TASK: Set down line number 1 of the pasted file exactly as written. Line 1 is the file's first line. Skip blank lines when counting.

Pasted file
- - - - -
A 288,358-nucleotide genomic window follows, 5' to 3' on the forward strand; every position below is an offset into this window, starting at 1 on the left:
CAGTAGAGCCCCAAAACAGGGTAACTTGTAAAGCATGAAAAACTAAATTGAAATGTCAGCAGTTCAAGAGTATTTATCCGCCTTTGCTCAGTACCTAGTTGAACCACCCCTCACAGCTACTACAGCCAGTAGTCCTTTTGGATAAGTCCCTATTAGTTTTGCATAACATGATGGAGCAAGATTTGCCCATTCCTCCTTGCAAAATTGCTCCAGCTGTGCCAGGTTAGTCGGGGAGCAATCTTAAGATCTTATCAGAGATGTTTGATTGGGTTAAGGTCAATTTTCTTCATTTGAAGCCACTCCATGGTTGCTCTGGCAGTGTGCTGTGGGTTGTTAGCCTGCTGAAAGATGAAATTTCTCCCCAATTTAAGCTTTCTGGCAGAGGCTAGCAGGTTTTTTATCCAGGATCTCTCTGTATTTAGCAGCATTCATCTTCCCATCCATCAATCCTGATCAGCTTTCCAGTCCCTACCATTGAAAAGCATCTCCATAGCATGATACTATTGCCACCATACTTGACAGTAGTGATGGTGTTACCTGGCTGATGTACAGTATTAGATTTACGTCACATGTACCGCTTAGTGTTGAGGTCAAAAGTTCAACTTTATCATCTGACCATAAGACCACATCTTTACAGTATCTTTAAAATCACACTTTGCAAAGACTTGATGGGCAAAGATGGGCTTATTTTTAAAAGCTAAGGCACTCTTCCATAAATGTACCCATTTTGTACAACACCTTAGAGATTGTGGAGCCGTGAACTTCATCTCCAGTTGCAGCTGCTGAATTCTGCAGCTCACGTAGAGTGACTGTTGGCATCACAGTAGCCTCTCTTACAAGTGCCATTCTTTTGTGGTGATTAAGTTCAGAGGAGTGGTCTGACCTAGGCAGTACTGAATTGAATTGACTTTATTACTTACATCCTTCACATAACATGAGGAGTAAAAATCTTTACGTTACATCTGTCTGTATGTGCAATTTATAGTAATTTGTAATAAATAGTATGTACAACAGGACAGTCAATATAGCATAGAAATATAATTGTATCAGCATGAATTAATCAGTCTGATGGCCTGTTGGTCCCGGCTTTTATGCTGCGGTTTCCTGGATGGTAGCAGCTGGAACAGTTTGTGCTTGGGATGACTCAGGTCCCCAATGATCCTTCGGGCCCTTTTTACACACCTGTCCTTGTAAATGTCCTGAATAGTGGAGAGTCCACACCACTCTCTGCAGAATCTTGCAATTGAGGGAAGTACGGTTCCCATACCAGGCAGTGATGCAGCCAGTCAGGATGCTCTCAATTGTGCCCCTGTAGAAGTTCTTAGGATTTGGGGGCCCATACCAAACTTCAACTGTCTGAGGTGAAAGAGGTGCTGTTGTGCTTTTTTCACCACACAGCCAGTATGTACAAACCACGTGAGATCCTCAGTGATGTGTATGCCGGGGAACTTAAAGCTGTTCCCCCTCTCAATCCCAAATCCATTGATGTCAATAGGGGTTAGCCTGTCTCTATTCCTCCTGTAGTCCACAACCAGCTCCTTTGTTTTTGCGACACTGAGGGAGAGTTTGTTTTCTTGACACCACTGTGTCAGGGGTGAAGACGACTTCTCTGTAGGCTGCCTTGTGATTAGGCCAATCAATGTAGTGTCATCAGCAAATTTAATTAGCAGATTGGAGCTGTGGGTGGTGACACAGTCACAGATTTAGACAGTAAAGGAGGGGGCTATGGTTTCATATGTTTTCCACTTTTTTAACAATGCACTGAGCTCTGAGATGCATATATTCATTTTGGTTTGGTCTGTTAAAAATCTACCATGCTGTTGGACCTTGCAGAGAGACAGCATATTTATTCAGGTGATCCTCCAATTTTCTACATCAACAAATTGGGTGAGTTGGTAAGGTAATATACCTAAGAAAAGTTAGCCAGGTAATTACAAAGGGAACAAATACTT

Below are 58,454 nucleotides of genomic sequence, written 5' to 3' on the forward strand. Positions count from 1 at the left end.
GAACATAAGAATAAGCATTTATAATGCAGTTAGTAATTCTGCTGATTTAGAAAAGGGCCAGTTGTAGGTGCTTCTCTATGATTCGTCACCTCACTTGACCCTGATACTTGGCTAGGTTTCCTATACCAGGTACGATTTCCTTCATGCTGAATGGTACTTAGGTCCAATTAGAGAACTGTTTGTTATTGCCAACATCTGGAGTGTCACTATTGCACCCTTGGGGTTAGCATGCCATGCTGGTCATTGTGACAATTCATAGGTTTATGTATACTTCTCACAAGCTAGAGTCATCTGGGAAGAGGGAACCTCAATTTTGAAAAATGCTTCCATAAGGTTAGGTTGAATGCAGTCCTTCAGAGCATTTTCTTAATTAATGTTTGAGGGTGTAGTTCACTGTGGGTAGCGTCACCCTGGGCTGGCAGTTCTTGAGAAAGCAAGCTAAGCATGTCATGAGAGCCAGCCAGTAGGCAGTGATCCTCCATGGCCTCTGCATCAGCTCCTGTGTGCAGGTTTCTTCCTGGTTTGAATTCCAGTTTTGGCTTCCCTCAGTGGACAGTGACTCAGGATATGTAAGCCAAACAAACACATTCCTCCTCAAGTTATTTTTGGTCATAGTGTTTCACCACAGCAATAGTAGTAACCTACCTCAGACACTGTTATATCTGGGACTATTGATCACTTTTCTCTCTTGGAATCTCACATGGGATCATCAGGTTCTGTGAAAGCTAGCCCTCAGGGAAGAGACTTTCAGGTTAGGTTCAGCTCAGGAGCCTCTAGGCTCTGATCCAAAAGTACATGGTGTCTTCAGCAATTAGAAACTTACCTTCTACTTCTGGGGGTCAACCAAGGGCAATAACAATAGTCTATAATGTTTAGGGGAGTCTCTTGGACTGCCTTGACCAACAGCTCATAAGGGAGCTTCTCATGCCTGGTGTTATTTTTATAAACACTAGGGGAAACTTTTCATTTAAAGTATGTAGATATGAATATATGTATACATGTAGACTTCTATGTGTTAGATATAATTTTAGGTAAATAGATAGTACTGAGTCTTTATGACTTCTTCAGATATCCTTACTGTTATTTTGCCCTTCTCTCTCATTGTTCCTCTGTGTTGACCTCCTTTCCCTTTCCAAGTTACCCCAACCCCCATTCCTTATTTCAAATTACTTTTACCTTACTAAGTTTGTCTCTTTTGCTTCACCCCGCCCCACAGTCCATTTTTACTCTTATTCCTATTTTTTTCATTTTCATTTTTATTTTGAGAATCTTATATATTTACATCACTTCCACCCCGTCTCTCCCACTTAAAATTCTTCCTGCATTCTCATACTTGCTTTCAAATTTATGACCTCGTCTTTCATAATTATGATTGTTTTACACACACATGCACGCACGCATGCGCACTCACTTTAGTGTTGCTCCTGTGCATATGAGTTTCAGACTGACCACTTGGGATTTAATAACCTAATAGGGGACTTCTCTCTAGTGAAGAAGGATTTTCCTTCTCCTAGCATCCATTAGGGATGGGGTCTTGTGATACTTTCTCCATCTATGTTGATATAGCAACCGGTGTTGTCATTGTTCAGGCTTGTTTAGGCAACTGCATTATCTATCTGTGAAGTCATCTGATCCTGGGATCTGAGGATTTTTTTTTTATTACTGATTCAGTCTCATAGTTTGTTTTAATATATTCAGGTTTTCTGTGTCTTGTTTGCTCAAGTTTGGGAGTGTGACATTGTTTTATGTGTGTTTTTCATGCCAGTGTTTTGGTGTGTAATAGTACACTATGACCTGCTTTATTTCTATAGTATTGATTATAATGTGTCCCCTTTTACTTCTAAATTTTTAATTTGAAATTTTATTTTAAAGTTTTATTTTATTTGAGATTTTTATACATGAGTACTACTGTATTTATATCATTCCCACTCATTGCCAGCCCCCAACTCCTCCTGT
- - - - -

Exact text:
A 288,358-nucleotide genomic window follows, 5' to 3' on the forward strand; every position below is an offset into this window, starting at 1 on the left: